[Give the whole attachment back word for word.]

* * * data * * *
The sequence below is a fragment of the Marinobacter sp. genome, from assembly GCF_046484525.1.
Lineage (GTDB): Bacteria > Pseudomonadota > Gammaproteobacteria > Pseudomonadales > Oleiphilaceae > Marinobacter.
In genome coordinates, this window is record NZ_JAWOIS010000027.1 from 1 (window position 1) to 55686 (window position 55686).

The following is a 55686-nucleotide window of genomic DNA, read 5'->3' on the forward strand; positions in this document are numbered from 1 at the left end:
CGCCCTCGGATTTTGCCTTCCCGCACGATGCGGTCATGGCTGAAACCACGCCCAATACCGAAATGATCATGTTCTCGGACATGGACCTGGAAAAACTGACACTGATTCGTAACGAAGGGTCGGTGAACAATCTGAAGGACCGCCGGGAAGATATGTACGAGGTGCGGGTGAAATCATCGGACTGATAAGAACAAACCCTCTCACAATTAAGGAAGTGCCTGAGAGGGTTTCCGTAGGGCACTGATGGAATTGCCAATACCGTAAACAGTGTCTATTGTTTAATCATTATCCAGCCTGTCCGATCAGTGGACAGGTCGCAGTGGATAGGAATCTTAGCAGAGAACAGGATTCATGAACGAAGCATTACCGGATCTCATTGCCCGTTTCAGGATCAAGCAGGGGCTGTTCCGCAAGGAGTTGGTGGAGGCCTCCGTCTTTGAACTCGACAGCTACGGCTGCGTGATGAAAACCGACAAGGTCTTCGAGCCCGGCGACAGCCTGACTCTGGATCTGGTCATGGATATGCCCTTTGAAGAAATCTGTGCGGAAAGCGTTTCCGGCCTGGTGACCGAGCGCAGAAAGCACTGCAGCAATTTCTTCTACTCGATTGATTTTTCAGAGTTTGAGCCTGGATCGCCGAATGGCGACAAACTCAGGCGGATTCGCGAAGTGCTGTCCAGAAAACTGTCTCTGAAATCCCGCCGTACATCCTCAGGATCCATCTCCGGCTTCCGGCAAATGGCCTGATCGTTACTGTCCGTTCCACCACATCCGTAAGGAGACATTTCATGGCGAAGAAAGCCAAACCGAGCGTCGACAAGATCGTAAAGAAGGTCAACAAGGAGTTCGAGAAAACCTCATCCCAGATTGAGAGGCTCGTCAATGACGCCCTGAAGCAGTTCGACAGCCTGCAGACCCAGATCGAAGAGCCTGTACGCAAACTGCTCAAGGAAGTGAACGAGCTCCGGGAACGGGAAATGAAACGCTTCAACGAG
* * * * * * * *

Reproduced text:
The sequence below is a fragment of the Marinobacter sp. genome, from assembly GCF_046484525.1.
Lineage (GTDB): Bacteria > Pseudomonadota > Gammaproteobacteria > Pseudomonadales > Oleiphilaceae > Marinobacter.
In genome coordinates, this window is record NZ_JAWOIS010000027.1 from 1 (window position 1) to 55686 (window position 55686).

The following is a 55686-nucleotide window of genomic DNA, read 5'->3' on the forward strand; positions in this document are numbered from 1 at the left end:
CGCCCTCGGATTTTGCCTTCCCGCACGATGCGGTCATGGCTGAAACCACGCCCAATACCGAAATGATCATGTTCTCGGACATGGACCTGGAAAAACTGACACTGATTCGTAACGAAGGGTCGGTGAACAATCTGAAGGACCGCCGGGAAGATATGTACGAGGTGCGGGTGAAATCATCGGACTGATAAGAACAAACCCTCTCACAATTAAGGAAGTGCCTGAGAGGGTTTCCGTAGGGCACTGATGGAATTGCCAATACCGTAAACAGTGTCTATTGTTTAATCATTATCCAGCCTGTCCGATCAGTGGACAGGTCGCAGTGGATAGGAATCTTAGCAGAGAACAGGATTCATGAACGAAGCATTACCGGATCTCATTGCCCGTTTCAGGATCAAGCAGGGGCTGTTCCGCAAGGAGTTGGTGGAGGCCTCCGTCTTTGAACTCGACAGCTACGGCTGCGTGATGAAAACCGACAAGGTCTTCGAGCCCGGCGACAGCCTGACTCTGGATCTGGTCATGGATATGCCCTTTGAAGAAATCTGTGCGGAAAGCGTTTCCGGCCTGGTGACCGAGCGCAGAAAGCACTGCAGCAATTTCTTCTACTCGATTGATTTTTCAGAGTTTGAGCCTGGATCGCCGAATGGCGACAAACTCAGGCGGATTCGCGAAGTGCTGTCCAGAAAACTGTCTCTGAAATCCCGCCGTACATCCTCAGGATCCATCTCCGGCTTCCGGCAAATGGCCTGATCGTTACTGTCCGTTCCACCACATCCGTAAGGAGACATTTCATGGCGAAGAAAGCCAAACCGAGCGTCGACAAGATCGTAAAGAAGGTCAACAAGGAGTTCGAGAAAACCTCATCCCAGATTGAGAGGCTCGTCAATGACGCCCTGAAGCAGTTCGACAGCCTGCAGACCCAGATCGAAGAGCCTGTACGCAAACTGCTCAAGGAAGTGAACGAGCTCCGGGAACGGGAAATGAAACGCTTCAACGAG